You’re a talented, knowledgeable — even successful — advisor. But your business isn’t where you want it to be because you’re getting in your own way.
(Related: Procrastination Isn’t the Real Problem)
Which of these personal roadblocks applies to you?
1. You’re a perfectionist.
You hold back from taking action until things are 100% perfect. So, you never get to achieve at the level highest level you’re capable of reaching.
2. You’re a people pleaser.
You’re great at giving to others — even at your own expense — but you rarely accept the help you need to accomplish something bigger.
3. You’re a performer.
You don’t know how to switch off, so you’re on all the time and it exhausts you. You want to achieve something extraordinary, but your energy is spent, so it isn’t going to happen.
4. You’re a feeler.
You believe that it’s natural that your daily activity depends on how you feel, rather than on taking necessary required actions regardless of your emotions.
5. You’re an information junkie.
You’re an expert who spends a great deal of time and effort researching and studying in service of your work, but you don’t act on it to really put it out in the world.
6. You’re paralyzed by fear.
You’re so good at scanning the horizon for danger that you constantly run on adrenaline. You’re held back by self-doubt and lack of confidence.
7. You’re a yesser.
You don’t want to say no to any of the amazing options people place in front of you, so you’re spread so thin that you never really make the impact that you wanted to make.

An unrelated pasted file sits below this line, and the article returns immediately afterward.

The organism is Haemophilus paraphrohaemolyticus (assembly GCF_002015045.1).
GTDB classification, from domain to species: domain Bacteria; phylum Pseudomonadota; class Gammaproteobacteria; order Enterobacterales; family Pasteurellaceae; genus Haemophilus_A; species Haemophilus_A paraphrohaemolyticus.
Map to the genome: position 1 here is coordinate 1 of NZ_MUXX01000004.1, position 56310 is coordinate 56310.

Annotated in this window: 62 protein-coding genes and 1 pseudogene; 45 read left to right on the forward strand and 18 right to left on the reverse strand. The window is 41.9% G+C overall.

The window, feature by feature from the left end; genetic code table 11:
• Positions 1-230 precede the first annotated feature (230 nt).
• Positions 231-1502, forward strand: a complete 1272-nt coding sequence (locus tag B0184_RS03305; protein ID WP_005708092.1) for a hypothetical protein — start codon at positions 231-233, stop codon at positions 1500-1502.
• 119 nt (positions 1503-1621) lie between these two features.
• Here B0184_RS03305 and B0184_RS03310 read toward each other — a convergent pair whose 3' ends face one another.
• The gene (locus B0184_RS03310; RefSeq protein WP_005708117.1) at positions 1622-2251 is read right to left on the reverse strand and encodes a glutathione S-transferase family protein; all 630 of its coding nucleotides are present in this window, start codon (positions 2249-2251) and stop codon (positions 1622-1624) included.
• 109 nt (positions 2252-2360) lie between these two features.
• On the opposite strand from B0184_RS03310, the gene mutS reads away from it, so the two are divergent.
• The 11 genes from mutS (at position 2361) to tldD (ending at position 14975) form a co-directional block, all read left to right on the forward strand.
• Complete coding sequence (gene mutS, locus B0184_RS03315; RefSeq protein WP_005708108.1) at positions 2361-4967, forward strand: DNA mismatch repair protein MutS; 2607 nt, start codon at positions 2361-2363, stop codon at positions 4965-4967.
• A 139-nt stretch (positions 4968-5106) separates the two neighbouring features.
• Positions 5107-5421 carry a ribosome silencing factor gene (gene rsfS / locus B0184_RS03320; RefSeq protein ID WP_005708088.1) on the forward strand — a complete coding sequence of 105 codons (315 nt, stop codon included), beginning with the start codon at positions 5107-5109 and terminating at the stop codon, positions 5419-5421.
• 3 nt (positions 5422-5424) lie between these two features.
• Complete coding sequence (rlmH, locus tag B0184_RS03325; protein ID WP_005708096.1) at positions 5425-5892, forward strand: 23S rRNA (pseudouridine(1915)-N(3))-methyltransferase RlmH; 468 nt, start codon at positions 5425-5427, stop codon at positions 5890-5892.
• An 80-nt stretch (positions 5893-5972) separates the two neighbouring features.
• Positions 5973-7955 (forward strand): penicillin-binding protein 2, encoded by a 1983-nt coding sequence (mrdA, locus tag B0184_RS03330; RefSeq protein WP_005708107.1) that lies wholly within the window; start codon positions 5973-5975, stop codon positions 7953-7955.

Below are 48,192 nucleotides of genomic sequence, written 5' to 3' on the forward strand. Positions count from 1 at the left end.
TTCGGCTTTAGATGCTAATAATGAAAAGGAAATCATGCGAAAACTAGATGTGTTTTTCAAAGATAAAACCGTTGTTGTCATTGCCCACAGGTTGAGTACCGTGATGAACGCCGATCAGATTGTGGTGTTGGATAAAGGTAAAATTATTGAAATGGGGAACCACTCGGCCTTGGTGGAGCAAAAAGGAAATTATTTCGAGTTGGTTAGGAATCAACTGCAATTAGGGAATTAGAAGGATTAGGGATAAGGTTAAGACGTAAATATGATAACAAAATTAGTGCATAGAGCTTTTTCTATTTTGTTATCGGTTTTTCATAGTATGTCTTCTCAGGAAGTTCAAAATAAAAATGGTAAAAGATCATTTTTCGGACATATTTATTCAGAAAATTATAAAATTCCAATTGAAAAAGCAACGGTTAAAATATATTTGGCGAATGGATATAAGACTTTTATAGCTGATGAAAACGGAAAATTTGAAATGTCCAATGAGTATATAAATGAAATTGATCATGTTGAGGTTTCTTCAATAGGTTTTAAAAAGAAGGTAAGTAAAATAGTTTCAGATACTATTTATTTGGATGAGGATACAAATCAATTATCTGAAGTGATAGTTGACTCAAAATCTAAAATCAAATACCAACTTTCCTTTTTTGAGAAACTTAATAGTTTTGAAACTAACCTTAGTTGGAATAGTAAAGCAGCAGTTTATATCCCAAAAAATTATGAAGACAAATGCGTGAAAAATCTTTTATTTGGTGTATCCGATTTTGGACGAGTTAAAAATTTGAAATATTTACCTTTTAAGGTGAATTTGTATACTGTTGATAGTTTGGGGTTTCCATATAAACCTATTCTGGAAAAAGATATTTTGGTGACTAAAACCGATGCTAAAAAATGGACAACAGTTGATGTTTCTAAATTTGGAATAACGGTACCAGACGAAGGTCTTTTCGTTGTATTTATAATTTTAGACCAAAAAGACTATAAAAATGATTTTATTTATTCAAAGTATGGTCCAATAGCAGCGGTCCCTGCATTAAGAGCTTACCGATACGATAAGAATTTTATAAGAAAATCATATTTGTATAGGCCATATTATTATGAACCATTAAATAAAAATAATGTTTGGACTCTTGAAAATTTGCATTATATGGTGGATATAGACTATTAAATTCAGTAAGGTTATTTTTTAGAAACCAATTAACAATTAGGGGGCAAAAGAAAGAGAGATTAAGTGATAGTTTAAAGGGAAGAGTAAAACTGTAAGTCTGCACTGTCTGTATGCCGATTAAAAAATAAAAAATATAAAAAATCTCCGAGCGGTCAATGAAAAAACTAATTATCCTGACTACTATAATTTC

8. You have “shiny object syndrome.”
Before you’re done with one new method of managing your practice or prospecting, you find another new method and start to implement it. As a result, you rarely get any one thing to work for you.
9. You’re suffering from “impostor syndrome.”
You don’t believe you’re bringing value to people and you live in fear that they’ll find that you’re a fake and fraud.
Every week I talk with otherwise successful producers, planners and advisors who tell me they want to learn how to do better, or that they’ve lost — and are seeking — motivation.
But they don’t really need more information on the “how to” — they need to take action to apply the information they already have. And they’re not likely to find motivation — inspiration — anywhere. A great motivational or inspirational talk can often pump you up for a few days, but then you’re back where you started.
What they need is insight.
They need to see what is holding them back and then to work to overcome it. Insights lead to great ideas, new strategies, greater possibilities and greater motivation.
You can see your challenges for yourself and work on them, but it will be easier and faster if you have someone helping you.
Sandy Schussel has been a coach and practice development consultant for insurance and financial professionals for the past 20 years. He is an approved MDRT coach and has served as the national sales training director for First Investors and Foresters. He is the author of two books, The High Diving Board, about overcoming fear and Become A Client Magnet, about attracting and keeping clients. Schussel‘s scheduling calendar is available.